Just a day after Venezuela held a highly controversial election, the U.S. government has imposed sanctions on Venezuelan President Nicolas Maduro. The U.S. Treasury Department said Maduro has attempted to undermine democracy and the rule of law in his country. The Venezuelan opposition agrees.
CGTN’s Juan Carlos Lamas has more from Caracas.
The streets of Caracas are once again filled with barricades, much of them made with garbage… as opposition supporters send a message to Venezuelan President Nicolas Maduro and the rest of the world about what they think of Sunday’s election for a constituent assembly.
The opposition boycotted the vote and put up NO candidates of its own. The opposition is calling the election a fraud and participants are grateful for the international attention it has brought to the crisis in Venezuela.
Maduro is calling the vote “a day of victory.” He said more than 8 million people voted, a turnout rate of more than 41 percent. But opposition leaders said the turnout was really fewer than 15 percent.
“Today, more than ever, the Venezuelan people can count on their parliament and can count on its deputies, and we are going to continue to lead the fight for the Venezuelan people to have the life they deserve,” Julio Borges, the president of the Venezuelan National Parliament said.
Opposition leaders said they’ll continue organizing demonstrations like the ones held in Venezuela nearly every day for the last four months. They said they’ll stand strong, even though President Maduro has threatened to arrest those who disagree with his plans to establish a new congress and rewrite the country’s constitution.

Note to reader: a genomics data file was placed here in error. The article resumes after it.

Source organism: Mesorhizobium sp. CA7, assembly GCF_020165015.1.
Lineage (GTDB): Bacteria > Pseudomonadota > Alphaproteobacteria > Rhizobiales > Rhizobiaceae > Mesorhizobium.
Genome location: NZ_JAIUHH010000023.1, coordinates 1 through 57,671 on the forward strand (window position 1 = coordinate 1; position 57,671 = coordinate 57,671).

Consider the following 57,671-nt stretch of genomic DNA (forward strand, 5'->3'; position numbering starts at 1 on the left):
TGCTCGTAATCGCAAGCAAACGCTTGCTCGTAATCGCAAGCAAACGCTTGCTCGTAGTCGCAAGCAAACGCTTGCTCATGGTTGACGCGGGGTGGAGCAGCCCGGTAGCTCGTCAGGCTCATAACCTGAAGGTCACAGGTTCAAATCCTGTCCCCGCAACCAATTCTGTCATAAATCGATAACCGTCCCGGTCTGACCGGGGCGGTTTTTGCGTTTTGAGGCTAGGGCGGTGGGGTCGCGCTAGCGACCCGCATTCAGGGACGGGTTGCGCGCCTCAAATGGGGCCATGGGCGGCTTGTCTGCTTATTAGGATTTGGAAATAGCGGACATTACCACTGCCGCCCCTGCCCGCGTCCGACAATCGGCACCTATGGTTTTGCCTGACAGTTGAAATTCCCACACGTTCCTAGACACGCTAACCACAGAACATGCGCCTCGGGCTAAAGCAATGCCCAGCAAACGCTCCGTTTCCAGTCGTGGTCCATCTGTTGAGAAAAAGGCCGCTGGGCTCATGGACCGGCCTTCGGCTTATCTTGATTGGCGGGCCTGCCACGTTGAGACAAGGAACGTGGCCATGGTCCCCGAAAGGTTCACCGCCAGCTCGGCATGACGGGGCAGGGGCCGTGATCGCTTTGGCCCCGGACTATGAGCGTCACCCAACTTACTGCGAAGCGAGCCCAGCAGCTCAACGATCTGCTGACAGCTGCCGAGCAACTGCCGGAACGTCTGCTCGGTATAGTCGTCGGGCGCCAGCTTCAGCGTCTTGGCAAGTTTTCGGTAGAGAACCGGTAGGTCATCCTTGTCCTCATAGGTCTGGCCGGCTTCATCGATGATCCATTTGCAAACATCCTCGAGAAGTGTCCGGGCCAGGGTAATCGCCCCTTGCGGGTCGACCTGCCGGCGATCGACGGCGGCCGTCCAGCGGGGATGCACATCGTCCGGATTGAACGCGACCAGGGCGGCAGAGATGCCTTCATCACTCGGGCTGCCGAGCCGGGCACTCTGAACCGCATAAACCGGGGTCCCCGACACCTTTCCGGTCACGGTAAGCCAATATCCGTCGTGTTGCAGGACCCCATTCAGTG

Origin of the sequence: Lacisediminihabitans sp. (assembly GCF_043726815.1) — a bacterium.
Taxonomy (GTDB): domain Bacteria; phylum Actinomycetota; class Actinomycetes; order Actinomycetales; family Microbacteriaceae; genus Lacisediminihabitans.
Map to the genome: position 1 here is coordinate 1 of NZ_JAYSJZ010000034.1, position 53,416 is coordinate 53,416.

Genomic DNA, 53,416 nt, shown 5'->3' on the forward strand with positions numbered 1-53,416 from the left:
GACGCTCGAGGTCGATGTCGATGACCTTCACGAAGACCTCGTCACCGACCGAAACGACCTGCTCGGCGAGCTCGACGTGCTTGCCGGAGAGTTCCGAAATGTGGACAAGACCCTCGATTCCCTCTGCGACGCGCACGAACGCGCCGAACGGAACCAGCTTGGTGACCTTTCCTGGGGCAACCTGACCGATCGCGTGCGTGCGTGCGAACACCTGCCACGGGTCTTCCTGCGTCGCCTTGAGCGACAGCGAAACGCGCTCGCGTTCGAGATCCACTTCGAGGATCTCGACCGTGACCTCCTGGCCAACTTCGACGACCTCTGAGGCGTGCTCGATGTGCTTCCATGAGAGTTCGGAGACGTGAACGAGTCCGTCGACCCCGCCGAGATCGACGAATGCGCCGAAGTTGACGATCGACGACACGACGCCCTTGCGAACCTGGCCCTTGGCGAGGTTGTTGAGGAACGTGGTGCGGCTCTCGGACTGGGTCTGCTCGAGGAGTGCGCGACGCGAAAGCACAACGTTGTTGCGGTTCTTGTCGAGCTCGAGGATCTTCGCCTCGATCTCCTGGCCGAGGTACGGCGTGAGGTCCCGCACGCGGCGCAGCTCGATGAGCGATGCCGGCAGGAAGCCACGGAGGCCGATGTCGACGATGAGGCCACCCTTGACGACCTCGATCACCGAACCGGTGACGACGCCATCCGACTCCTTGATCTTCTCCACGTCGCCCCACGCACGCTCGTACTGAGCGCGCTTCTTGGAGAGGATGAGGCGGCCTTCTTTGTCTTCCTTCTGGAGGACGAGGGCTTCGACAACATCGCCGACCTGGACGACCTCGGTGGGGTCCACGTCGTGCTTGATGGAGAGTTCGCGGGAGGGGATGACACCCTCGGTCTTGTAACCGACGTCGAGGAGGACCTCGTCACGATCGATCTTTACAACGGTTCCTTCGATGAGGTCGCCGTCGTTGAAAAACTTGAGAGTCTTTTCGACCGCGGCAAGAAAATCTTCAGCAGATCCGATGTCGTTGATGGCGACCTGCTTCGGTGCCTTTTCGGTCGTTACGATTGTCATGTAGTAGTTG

The President faces new condemnation from abroad…and even from within his own government. Attorney General Luisa Ortega called the election an expression of “dictatorial ambition.”
“We are facing a crime against humanity, because this violates the right to sovereignty,” Venezuelan Attorney General Luisa Ortega Diaz said.
The Venezuelan government plans to install the members of the constituent assembly on Thursday, at the headquarters of the Venezuelan Parliament. It’s currently led by the opposition whose leaders say they have no intention of giving up their seats.